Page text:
Citation: Ditse Z, Lamers M, Warner D. 2017. DNA Replication in , p 581-606. In Jacobs, Jr. W, McShane H, Mizrahi V, Orme I (ed), Tuberculosis and the Tubercle Bacillus, Second Edition. ASM Press, Washington, DC. doi: 10.1128/microbiolspec.TBTB2-0027-2016
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Figure 1

A working model of the mycobacterial replisome. Schematic representation of the model replisome consisting of the PolIII core polymerase, the homodimeric β-sliding clamp, the τδδ′ clamp-loader complex, DnaB helicase (red hexamer), DnaG primase (blue), PolI (pink) DNA ligase (purple), and SSB (orange). Recent biochemical evidence suggests that, in , the ε proofreader forms part of the core replicase together with the β and α subunits ( ). As noted in the main text, the precise stoichiometry and architecture of the mycobacterial replisome remain to be established; similarly, it is not known whether the mycobacterial replisome functions as a di- or tripolymerase system, nor whether DnaE2 is able to access the replisome under non-DNA-damaging conditions in the absence of ImuB and ImuA′ accessory factors.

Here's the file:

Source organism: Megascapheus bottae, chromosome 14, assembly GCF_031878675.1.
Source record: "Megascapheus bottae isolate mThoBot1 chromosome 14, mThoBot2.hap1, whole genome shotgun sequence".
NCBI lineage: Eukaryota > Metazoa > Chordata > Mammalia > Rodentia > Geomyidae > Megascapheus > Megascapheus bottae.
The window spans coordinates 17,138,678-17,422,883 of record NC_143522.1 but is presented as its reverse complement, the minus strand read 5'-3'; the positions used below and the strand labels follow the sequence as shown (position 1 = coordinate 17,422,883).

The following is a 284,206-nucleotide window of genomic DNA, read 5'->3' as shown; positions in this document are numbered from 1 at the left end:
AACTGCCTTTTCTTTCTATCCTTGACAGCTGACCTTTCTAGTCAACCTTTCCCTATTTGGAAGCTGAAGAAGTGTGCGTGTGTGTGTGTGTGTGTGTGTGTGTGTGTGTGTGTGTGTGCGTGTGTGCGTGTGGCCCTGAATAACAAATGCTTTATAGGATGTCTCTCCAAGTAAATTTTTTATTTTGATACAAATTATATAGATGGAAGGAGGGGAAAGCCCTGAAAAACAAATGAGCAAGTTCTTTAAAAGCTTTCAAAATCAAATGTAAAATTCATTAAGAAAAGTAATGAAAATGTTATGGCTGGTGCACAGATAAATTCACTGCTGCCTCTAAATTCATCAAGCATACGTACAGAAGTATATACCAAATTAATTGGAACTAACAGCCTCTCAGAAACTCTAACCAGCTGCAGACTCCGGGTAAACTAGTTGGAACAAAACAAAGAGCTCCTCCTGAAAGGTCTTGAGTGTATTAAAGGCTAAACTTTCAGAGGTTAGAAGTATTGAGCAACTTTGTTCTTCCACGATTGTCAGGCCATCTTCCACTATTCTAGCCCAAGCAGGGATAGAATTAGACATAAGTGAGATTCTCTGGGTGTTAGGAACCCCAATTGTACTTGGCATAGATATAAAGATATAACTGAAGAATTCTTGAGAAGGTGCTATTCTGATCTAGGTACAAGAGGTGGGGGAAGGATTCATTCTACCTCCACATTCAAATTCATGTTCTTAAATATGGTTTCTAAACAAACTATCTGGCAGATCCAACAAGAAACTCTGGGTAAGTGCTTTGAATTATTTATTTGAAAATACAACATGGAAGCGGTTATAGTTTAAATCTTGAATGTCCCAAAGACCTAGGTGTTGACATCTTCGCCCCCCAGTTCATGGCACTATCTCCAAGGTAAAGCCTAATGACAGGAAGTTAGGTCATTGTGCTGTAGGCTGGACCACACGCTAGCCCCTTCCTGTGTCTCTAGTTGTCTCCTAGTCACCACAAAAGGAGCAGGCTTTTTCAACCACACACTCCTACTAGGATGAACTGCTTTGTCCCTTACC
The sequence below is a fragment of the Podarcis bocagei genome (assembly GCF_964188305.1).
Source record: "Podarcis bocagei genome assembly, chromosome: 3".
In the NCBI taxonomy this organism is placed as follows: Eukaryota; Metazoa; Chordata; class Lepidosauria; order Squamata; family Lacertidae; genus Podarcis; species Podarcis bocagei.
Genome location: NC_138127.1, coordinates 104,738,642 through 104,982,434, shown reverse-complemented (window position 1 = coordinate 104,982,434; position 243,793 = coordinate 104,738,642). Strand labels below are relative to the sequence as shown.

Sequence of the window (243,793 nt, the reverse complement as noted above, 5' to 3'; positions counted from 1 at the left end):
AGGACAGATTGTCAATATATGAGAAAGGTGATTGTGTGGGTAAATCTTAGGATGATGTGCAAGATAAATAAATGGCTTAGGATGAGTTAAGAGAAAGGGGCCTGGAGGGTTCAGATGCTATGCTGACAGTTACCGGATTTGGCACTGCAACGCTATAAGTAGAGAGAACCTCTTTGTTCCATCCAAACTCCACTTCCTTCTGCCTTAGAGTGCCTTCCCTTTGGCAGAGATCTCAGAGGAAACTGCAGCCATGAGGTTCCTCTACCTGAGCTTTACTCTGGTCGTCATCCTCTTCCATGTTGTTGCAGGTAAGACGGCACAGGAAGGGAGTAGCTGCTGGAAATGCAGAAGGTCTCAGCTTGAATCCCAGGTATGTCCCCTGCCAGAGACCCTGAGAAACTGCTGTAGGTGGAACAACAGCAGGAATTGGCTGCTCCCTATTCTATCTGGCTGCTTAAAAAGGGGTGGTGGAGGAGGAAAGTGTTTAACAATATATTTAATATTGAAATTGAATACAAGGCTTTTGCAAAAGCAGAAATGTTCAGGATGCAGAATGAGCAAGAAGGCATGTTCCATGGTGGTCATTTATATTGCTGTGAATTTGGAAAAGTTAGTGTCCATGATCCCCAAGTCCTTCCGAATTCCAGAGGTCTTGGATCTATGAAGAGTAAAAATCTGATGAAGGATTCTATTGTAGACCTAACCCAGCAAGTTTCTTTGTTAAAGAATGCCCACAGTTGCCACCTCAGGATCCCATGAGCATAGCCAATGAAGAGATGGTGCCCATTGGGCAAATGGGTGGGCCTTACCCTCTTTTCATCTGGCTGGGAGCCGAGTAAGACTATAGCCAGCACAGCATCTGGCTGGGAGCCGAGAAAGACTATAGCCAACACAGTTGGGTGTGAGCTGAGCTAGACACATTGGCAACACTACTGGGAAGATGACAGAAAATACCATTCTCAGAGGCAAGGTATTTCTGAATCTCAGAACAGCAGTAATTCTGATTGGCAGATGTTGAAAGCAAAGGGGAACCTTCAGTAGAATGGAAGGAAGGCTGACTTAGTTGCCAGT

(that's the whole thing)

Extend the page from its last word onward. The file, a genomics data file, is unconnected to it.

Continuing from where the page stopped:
Citation: Ditse Z, Lamers M, Warner D. 2017. DNA Replication in , p 581-606. In Jacobs, Jr. W, McShane H, Mizrahi V, Orme I (ed), Tuberculosis and the Tubercle Bacillus, Second Edition. ASM Press, Washington, DC. doi: 10.1128/microbiolspec.TBTB2-0027-2016
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Image of Figure 2
Figure 2